Taylor Stadium (Lehigh)

Taylor Stadium was a stadium in Bethlehem, Pennsylvania that hosted the Lehigh University Engineers football team until 1988, when the team moved to Goodman Stadium in Bethlehem.[1]

Taylor Stadium
Taylor Stadium's Memorial Plaque
Full nameTaylor Stadium
LocationBethlehem, Pennsylvania, U.S.
OwnerLehigh University
OperatorLehigh University
ArchitectHenry Hornbostel
Structural engineerCharles W. Leavitt
Lehigh Engineers football (1914–1987)



Prior to becoming a stadium the area was a practice field with no bleachers. Charles L. Taylor, an alumnus from the class of 1876, proposed turning the field into a purpose built stadium. Construction was largely financed by alumni donations, with the single largest donation came from Charles M. Schwab and his wife Emma Schwab. The stadium opened in 1914 making it just the third concrete stadium in the United States.[1][2][3][4]

The stadium would be used by the Lehigh Engineers football, baseball, soccer, lacrosse, and track and field teams as their primary venue. Later in the stadium's life Bethlehem Steel donated a grandstand increasing the stadium's capacity to 20,000.[1][3]

In 1987 Lehigh University sought to diversify its courses and build a business school. Despite the stadium's historical significance, and cultural identity as being the home for Lehigh football for 70 years, the university demolished the stadium and built the Rauch Business Center and Zoellner Arts Center on its location. The last game to be played at Taylor was the frigid 123rd meeting of Le-Laf with the Lehigh Engineers overcoming the -20º windchill and the Lafayette Leopards 17-10.[3][4] The following 1988 season the Engineers would play in the new 14,000 seat Goodman Stadium at the Goodman campus located on the other side of South Mountain.[1][3]



Despite the stadium showing its age in its later years, in interviews, many alumni who had the experience to visit prefer it to Goodman. This comes despite its shortcomings in the lack of parking, bathrooms, and comfortable seats.[3] Due to the fact it was a short walk from anywhere on campus, every game at Taylor was sold out as both Lehigh students and Bethlehem residents often filled the stadium beyond capacity. Additionally, the bleachers at Taylor where right behind the players benches allowing fans to be as close as possible to the field while at Goodman there is a large separation between the two. Lastly, the decision to demolish the stadium in the first place was not well received by the student body and attendance to football games dropped dramatically which wasn't helped by the fact Goodman stadium requires driving or taking a bus to get to and from Asa Packer campus.[4]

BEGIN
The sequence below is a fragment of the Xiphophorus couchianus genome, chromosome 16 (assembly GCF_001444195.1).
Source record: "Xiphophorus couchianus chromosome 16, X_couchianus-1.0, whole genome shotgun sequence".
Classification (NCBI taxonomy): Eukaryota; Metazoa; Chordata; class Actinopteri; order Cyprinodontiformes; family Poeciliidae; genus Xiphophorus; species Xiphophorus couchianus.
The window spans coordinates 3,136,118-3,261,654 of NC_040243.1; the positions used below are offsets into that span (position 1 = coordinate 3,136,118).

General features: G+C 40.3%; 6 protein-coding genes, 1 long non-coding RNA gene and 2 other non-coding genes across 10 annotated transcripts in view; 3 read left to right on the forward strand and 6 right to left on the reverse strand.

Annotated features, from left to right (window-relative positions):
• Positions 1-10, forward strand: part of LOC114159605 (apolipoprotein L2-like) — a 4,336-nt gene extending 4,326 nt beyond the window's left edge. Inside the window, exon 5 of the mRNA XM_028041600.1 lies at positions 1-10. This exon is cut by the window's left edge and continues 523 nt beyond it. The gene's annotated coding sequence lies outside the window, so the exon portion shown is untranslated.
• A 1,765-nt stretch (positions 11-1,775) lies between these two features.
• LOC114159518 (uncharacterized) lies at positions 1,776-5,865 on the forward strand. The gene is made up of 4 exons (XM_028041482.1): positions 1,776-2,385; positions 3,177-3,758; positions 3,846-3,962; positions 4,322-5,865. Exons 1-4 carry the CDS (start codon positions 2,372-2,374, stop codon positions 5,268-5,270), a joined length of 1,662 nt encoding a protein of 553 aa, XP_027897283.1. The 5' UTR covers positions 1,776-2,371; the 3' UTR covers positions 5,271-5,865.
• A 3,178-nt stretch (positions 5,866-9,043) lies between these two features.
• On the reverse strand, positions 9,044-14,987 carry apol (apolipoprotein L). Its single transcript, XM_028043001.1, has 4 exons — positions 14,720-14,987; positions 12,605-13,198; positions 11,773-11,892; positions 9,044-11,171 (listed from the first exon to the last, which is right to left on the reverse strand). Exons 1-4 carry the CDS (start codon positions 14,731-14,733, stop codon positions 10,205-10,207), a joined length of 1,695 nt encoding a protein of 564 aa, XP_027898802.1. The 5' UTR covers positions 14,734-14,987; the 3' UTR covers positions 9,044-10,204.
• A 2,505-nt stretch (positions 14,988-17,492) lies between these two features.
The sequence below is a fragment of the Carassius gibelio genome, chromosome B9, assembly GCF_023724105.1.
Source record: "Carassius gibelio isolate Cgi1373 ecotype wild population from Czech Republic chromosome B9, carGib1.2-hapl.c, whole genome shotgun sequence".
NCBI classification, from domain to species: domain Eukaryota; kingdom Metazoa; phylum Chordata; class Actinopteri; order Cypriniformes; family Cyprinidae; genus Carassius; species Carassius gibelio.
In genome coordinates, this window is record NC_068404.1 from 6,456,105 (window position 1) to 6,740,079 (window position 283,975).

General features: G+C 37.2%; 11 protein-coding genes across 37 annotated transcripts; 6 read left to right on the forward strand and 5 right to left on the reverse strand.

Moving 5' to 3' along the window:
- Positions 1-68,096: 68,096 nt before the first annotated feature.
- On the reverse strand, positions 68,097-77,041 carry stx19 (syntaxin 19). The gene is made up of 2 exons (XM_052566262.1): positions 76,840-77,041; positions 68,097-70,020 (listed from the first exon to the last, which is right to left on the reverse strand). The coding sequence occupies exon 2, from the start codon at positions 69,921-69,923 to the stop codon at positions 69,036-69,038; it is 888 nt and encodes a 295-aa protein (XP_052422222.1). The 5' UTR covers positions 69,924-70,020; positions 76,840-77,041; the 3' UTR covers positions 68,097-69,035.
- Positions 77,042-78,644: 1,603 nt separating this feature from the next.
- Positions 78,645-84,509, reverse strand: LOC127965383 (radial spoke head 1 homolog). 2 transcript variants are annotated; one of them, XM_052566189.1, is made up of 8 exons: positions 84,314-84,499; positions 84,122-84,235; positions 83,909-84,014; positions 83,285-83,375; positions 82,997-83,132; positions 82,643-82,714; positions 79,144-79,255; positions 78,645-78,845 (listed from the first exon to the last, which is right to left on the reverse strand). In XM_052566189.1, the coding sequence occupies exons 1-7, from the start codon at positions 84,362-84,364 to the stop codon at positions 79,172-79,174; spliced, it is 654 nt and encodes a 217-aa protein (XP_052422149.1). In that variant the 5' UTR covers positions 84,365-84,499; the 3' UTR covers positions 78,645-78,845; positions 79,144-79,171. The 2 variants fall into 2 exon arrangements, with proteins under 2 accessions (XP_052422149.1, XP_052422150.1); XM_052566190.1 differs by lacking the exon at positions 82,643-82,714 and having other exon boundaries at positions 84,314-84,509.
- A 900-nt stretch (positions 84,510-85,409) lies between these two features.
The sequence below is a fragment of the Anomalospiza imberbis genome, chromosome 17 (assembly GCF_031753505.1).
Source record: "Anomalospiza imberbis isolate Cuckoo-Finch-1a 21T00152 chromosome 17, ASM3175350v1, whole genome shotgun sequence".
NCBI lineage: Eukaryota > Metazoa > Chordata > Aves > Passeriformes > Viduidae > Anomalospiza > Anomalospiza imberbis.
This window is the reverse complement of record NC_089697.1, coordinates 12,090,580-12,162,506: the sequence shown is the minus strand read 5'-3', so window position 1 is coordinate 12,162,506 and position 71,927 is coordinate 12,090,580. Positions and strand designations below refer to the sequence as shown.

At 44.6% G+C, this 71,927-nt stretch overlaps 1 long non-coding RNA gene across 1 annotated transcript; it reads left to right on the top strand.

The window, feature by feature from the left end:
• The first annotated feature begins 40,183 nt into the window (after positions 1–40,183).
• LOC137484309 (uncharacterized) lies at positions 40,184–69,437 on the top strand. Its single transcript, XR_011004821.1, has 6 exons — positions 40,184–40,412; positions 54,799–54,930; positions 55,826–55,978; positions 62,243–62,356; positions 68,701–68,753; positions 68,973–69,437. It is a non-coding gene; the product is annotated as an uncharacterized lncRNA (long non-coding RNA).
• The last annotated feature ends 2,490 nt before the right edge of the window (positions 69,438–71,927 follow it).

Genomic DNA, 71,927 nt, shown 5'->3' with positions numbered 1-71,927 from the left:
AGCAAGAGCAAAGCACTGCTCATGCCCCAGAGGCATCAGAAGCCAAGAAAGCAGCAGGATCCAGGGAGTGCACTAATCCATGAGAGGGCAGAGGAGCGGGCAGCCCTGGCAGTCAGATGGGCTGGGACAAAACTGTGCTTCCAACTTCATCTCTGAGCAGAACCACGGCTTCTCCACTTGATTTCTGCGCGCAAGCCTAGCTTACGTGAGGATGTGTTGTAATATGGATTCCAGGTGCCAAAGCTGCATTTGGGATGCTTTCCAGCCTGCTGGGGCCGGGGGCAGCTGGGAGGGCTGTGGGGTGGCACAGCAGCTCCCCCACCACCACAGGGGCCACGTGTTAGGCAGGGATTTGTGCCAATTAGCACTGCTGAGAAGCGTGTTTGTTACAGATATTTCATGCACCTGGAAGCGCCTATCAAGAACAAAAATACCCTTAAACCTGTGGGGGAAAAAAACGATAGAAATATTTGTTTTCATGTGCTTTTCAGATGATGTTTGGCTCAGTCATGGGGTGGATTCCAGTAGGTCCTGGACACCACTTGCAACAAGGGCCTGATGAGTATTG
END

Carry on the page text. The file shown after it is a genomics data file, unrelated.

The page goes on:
1. ^ a b c d "Taylor Stadium". Lehighsports.com. Retrieved 27 February 2023.
  2. ^ "LEHIGH'S 50TH ANNIVERSARY; Mrs. Charles M. Schwab Announces Gift to Complete Stadium". The New York Times. Retrieved 27 February 2023.
  3. ^ a b c d e Iampietro, Mark. "Taylor Stadium". memories.lehigh.edu. Retrieved 27 February 2023.
  4. ^ a b c Fino, Ella. "7 Ways Lehigh Alumni Would Describe Taylor Stadium to Current Students". alumni.lehigh.edu. Retrieved 27 February 2023.

40°36′28.13″N 75°22′24.48″W / 40.6078139°N 75.3734667°W / 40.6078139; -75.3734667